- 18 trisomy
- Chromosome 18 trisomy
- Edwards syndrome
- Trisomy 16-18 (formerly)
- Trisomy E (formerly)
Your QuestionI lost a baby to Edwards syndrome. Are my surviving children at risk for any problems as a result?
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Questions on this page
About 5% of people with trisomy 18 have 'mosaic trisomy 18' (when there is an extra copy of the chromosome in only some of the body's cells). The severity of mosaic trisomy 18 depends on the number and locations of cells with the extra copy.
Very rarely, an extra piece of chromosome 18 is attached to another chromosome; this is called translocation trisomy 18, or partial trisomy 18. If only part of the long (q) arm of chromosome 18 is present in 3 copies, the features may be less severe than in people with full trisomy 18.
Mosaic trisomy 18 (when some body cells have trisomy 18 and some have a normal chromosome make-up), is also typically not inherited. Mosaic trisomy 18 is also due to an error in cell division, but the error occurs early in embryonic development. About 5% of affected people have a mosaic form of trisomy 18.
Partial trisomy 18 (when only part of chromosome 18 is present in 3 copies) can be inherited. An unaffected parent can carry a rearrangement of genetic material between chromosome 18 and another chromosome. This rearrangement is called a balanced translocation because there is no extra or missing genetic material. However, a person with a balanced translocation has an increased risk with each pregnancy to have a child with trisomy 18.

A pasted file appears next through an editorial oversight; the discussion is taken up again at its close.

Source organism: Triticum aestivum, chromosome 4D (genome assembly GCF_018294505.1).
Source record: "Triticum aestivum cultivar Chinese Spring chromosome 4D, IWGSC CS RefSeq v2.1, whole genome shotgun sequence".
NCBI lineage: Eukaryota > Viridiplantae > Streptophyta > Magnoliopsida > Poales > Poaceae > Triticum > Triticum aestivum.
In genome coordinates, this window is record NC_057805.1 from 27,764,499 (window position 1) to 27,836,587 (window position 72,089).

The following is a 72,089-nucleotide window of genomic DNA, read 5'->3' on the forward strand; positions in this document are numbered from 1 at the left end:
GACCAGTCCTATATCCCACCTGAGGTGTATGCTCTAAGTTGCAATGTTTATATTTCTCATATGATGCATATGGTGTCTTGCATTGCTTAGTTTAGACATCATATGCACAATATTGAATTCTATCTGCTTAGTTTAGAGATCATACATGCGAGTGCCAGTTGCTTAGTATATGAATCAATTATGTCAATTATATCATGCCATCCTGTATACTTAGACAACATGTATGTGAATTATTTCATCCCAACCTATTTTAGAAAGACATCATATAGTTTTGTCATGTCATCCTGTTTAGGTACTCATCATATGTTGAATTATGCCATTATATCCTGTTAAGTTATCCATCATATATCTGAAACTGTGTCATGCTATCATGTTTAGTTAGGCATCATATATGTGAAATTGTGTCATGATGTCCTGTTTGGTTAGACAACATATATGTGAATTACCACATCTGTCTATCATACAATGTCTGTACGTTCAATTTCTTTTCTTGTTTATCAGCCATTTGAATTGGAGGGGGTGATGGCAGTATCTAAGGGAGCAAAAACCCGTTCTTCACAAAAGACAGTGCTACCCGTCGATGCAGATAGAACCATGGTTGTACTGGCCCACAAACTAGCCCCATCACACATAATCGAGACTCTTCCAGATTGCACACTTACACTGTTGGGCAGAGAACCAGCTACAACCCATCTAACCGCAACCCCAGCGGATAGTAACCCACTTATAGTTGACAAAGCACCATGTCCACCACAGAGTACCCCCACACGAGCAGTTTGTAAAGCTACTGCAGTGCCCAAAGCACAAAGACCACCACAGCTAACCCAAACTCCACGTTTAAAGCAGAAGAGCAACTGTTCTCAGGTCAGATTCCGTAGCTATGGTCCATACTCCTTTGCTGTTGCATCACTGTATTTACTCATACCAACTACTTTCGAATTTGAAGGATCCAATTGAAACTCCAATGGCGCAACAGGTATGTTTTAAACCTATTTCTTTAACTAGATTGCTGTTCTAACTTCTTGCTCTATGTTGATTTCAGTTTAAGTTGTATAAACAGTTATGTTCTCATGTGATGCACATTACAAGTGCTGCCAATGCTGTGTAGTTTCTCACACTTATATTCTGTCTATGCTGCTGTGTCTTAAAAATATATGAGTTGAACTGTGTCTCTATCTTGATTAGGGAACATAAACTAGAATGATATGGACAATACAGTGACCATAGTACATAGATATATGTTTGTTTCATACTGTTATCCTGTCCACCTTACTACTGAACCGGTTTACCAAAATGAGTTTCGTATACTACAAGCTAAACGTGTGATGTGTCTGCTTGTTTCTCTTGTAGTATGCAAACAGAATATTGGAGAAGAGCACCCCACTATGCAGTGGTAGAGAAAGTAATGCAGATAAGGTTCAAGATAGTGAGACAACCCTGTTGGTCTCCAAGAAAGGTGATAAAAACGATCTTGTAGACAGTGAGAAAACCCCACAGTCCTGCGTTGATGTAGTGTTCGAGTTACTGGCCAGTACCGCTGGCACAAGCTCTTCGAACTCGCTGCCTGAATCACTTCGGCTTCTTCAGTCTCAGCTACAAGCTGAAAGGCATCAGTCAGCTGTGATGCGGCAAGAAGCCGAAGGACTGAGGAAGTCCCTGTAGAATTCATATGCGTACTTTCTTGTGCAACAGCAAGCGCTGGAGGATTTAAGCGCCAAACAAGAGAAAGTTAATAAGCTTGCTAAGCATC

Most cases of trisomy 18 occur as random events during the formation of reproductive cells (eggs and sperm). The risk of recurrence of trisomy (21, 13 or 18) in families of an individual with trisomy 18 is around 1%. However, in families in which trisomy 18 is caused by a translocation, the recurrence risk is higher if one of the parents is a carrier of a balanced translocation. Parents who have a child with translocational trisomy 18 and want additional children are encouraged to have chromosome studies due to this increased risk. The risk to siblings of individuals with trisomy 18 depends, in large part, on the genetic status of the parents, as translocation cases can be passed through families with carriers being asymptomatic. Genetic studies (chromosome analysis) can determine if translocations are present.
We recommend that you discuss this information and your concerns with a genetics professional. The following online resources can help you find a genetics professional in your community:
* GeneClinics - A searchable directory of US and international genetics and prenatal diagnosis clinics. To locate genetics clinics in the
* ResourceLink - A database of genetics counseling services, searchable by location, name, institution, type of practice, or specialty. Hosted by the National Society of Genetic Counselors.
- Trisomy 18. Genetics Home Reference. March, 2013; http://ghr.nlm.nih.gov/condition/trisomy-18. Accessed 8/23/2015.
- Haldeman-Englert C. Trisomy 18. MedlinePlus. August 2011; http://www.nlm.nih.gov/medlineplus/ency/article/001661.htm. Accessed 1/17/2012.
- Trisomy 18. Genetics Home Reference (GHR). January 2009; http://ghr.nlm.nih.gov/condition/trisomy-18. Accessed 1/17/2012.
- A. Verloes . Trisomy 18. Orphanet. May 2008; http://www.orpha.net/consor/cgi-bin/OC_Exp.php?lng=EN&Expert=3380. Accessed 12/16/2008.